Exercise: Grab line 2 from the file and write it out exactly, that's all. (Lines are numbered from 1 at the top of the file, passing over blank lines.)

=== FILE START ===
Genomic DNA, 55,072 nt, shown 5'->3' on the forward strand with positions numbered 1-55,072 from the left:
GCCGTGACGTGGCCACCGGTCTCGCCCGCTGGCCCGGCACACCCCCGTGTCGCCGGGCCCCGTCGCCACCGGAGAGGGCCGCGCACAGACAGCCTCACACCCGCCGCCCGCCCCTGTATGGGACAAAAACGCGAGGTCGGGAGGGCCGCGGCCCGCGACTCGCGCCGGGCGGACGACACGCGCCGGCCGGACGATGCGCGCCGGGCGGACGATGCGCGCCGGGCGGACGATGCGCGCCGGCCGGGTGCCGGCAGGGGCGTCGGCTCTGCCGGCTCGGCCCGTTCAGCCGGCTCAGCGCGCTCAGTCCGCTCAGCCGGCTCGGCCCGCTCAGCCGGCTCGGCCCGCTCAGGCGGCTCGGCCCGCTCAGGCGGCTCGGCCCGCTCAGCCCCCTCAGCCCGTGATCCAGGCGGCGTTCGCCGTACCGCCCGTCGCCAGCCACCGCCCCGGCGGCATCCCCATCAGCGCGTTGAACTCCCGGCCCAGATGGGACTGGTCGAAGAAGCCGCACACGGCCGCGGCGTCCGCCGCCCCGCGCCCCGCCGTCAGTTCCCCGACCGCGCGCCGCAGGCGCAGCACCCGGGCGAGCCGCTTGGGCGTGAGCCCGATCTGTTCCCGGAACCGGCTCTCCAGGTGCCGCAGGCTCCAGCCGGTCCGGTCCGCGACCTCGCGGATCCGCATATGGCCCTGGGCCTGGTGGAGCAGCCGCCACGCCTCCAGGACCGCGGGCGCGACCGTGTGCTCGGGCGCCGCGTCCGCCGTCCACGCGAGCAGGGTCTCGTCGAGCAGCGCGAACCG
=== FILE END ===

GCCGTGACGTGGCCACCGGTCTCGCCCGCTGGCCCGGCACACCCCCGTGTCGCCGGGCCCCGTCGCCACCGGAGAGGGCCGCGCACAGACAGCCTCACACCCGCCGCCCGCCCCTGTATGGGACAAAAACGCGAGGTCGGGAGGGCCGCGGCCCGCGACTCGCGCCGGGCGGACGACACGCGCCGGCCGGACGATGCGCGCCGGGCGGACGATGCGCGCCGGGCGGACGATGCGCGCCGGCCGGGTGCCGGCAGGGGCGTCGGCTCTGCCGGCTCGGCCCGTTCAGCCGGCTCAGCGCGCTCAGTCCGCTCAGCCGGCTCGGCCCGCTCAGCCGGCTCGGCCCGCTCAGGCGGCTCGGCCCGCTCAGGCGGCTCGGCCCGCTCAGCCCCCTCAGCCCGTGATCCAGGCGGCGTTCGCCGTACCGCCCGTCGCCAGCCACCGCCCCGGCGGCATCCCCATCAGCGCGTTGAACTCCCGGCCCAGATGGGACTGGTCGAAGAAGCCGCACACGGCCGCGGCGTCCGCCGCCCCGCGCCCCGCCGTCAGTTCCCCGACCGCGCGCCGCAGGCGCAGCACCCGGGCGAGCCGCTTGGGCGTGAGCCCGATCTGTTCCCGGAACCGGCTCTCCAGGTGCCGCAGGCTCCAGCCGGTCCGGTCCGCGACCTCGCGGATCCGCATATGGCCCTGGGCCTGGTGGAGCAGCCGCCACGCCTCCAGGACCGCGGGCGCGACCGTGTGCTCGGGCGCCGCGTCCGCCGTCCACGCGAGCAGGGTCTCGTCGAGCAGCGCGAACCG